An 11-room Abandoned Brick House Built in Scott County, Kentucky, circa 1792.

Hi everybody,

The abandoned house we’ll show you today is from Scott County, Kentucky.

The James K. Duke House is an antebellum, 11-room brick house constructed circa 1792 in Scott County, Kentucky.

History

The land the residence was built upon was deeded to Col. Abram Buford who fought in the French and Indian War and the American Revolution on behalf of the United States. For his service to the nation, Buford was granted thousands of acres of fertile land in Virginia (later Kentucky). He moved his family to the western fringes of the commonwealth where they settled and built a residence.

Buford was instrumental in the development of the horse industry in the state. Upon relocation, Buford acquired thoroughbred sires and raised horses. With assistance from his brother, Simeon, two horses owned by Buford were named the first course winners in the Kentucky Gazette in November 1795. Buford was also instrumental in forming the first Jockey Club in Lexington.

Buford’s daughter, Mary, married James K. Duke, a Washington, Kentucky resident and a graduate of Yale Law School, on February 5, 1822. After Buford died in 1833, they inherited the residence which was enlarged and rebuilt to orient to the south. The family was known for their lavish entertainment on the farm and for their famed horse stables.

The woodland pasture in front of the house was a noted dueling ground. 1 The first recorded was the duel between Dr. Dudley and Dr. Richardson in August 1818, followed by Trotter and Wickliffe in March 1829, Smith and Holt in 1848 and Desha and Kimbrough in 1866, which was one of the last duels in the state.

Duke was reported as being distressed by the Civil War and opposed secession, and worked towards reconciliation. Duke passed away on the farm on August 2, 1863.

His nephew, General Basil W. Duke, graduated in law from Transylvania University in Lexington in 1847. Basil was born in 1837 and came to live with his uncle, James Duke, after the divorce of his parents. In 1861, Basil married Henrietta Morgan, sister of John Hunt Morgan.

When Morgan’s Second Kentucky Cavalry was formed, Duke became a lieutenant who rode on all of Morgan’s raids. After Morgan’s death, he was promoted to a brigade commander. After the war, Basil practiced law in Louisville and served as counsel for the Louisville & Nashville Railroad. He was elected to the state legislature in 1869 and later served as Commonwealth Attorney in Louisville for six years.

The residence was later part of the infamous Walnut Hill Stud Farm, part of which became the Kentucky Horse Park in 1978.

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Historic

Photographs by Ann Bevins, taken in 1970, for the National Register of Historic Places Property Photograph Form.

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Kenoza Dell Abandoned House from New York

Hi everybody,

We are here with another abandoned house.

The Kenoza Dell House is an abandoned tourist boarding house in the Catskill Mountains of New York.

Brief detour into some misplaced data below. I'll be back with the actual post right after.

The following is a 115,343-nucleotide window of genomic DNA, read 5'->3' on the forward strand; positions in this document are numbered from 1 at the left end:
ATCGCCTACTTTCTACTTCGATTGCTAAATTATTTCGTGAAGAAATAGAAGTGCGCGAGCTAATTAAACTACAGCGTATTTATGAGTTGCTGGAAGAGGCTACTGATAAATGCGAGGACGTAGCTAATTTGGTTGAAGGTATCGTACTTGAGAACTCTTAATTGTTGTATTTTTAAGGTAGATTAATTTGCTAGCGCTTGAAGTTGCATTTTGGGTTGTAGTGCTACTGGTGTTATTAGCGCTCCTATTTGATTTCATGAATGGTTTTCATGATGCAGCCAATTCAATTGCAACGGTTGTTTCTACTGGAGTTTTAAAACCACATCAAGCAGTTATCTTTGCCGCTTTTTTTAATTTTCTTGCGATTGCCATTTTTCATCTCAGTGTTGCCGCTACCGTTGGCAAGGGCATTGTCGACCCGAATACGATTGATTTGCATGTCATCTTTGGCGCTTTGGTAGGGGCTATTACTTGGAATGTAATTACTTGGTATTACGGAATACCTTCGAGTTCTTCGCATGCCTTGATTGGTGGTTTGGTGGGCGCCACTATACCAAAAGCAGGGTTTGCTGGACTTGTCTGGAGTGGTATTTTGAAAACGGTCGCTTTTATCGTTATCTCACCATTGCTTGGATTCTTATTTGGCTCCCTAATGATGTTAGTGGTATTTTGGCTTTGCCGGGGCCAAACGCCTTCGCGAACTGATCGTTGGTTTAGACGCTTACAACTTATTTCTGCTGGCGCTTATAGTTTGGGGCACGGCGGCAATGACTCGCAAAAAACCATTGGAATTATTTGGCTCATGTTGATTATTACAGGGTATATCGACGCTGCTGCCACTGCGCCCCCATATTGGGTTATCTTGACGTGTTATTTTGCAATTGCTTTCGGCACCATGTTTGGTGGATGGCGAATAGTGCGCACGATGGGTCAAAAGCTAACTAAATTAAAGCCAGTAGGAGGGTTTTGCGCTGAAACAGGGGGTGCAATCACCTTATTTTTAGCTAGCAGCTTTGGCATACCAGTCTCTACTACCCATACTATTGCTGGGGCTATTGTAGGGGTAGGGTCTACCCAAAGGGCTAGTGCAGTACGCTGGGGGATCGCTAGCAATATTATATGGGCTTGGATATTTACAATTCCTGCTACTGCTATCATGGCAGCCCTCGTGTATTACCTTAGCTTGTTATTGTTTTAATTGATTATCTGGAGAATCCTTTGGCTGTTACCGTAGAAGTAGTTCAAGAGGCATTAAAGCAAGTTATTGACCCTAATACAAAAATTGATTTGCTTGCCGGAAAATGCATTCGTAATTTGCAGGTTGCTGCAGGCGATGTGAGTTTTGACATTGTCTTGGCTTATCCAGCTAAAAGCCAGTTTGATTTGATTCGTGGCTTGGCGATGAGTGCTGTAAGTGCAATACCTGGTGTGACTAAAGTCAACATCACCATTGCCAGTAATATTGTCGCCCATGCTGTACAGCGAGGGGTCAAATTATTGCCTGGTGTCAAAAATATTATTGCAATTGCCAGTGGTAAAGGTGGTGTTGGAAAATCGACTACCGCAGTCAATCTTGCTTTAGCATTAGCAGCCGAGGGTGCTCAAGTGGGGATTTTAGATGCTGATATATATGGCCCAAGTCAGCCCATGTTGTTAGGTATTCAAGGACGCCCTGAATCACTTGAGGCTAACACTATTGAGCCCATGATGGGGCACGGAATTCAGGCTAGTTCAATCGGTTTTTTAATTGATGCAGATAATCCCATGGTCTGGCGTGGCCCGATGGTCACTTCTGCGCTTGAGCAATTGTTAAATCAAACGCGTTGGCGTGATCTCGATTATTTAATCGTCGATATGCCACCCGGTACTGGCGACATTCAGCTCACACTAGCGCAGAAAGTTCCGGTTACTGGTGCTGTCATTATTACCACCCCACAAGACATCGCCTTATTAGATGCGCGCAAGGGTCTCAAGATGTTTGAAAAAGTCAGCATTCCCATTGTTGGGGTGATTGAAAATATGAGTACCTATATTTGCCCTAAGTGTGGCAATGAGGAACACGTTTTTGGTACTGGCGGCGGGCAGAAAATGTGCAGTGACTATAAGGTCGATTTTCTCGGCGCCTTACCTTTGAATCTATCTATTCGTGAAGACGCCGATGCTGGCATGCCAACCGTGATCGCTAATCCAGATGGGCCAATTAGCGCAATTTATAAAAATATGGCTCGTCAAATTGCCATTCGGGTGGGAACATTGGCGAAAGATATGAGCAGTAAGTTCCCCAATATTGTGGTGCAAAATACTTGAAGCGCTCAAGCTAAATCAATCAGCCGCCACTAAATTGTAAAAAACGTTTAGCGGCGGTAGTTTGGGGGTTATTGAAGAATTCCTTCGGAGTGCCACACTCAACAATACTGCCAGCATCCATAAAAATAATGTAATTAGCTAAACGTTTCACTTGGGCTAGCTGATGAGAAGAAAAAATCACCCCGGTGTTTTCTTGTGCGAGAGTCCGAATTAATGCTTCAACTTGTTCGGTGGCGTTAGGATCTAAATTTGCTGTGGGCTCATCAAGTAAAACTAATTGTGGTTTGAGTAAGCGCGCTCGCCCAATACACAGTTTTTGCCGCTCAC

Boarding houses began to develop in the Catskills in the late 1800s as working-class families sought refuge from the dirty, unhealthy city in the mountains. Lodgers would rent one or more rooms for one or more nights, and meals were usually not included in the tab.

The earliest boarding houses were on farms that enabled rural families to supplement their farm income. In some instances, farmhouses would be enlarged, or entirely new structures would be built to accommodate guests. Like tenements in New York City, the boarding houses typically had shared bathrooms and flexible spaces, where living rooms could double as bedrooms or workrooms. Privacy was a luxury.

The advent of the automobile led to fewer stays at boarding houses as it became more feasible for tourists to conduct day trips without the need for overnight accommodations.

Additionally, by the middle of the 20th century, expectations for family privacy and guest services made taking in boarders unappealing. It also became uneconomical, as new motels began to take the place of boarding houses.

The Kenoza Dell House was operated by Joseph Welch and opened circa 1896 on a hillside overlooking the scenic East Branch Callicoon Creek. It featured “modern improvements, amusements, automobile service” with room for 70 people according to a 1914 advertisement. It closed circa 1955 as a boarding house. The first floor used as a single residence until circa 1995.

Best Abandoned explores and shares all abandoned structures and vehicles around the world for our valued readers. Do not forget to check out other interesting abandoned structures on our site!

We invite you to send your story and abandoned home photos. Thank you! You can share it using the email and social media reshare buttons below. Thank you!

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Chateau Alègre in France

A charming castle, built in 1574 classified as a historical monument, abandoned for many years, which is ransacked!

Not from the outside but from the inside, in addition to vandalism and looting, the castle has undergone modifications for a project of luxury studios and apartments abandoned since then, the building site, left in its state, has deteriorated the authenticity of this castle full of history.

A shameful carnage, where we wander through these overdue pieces that have become dovecotes, being careful not to pass through the floor.

There are still large chimneys of splendid carved bricks and stones … that’s all.

Edward Gein Castle – France

Abandoned castle lost in the middle of the vineyards near Bordeaux. A place in poor condition, almost in ruins with an uninteresting exterior. The exterior of the estate looks like a postcard with this outdoor swimming pool and the view of the surroundings.

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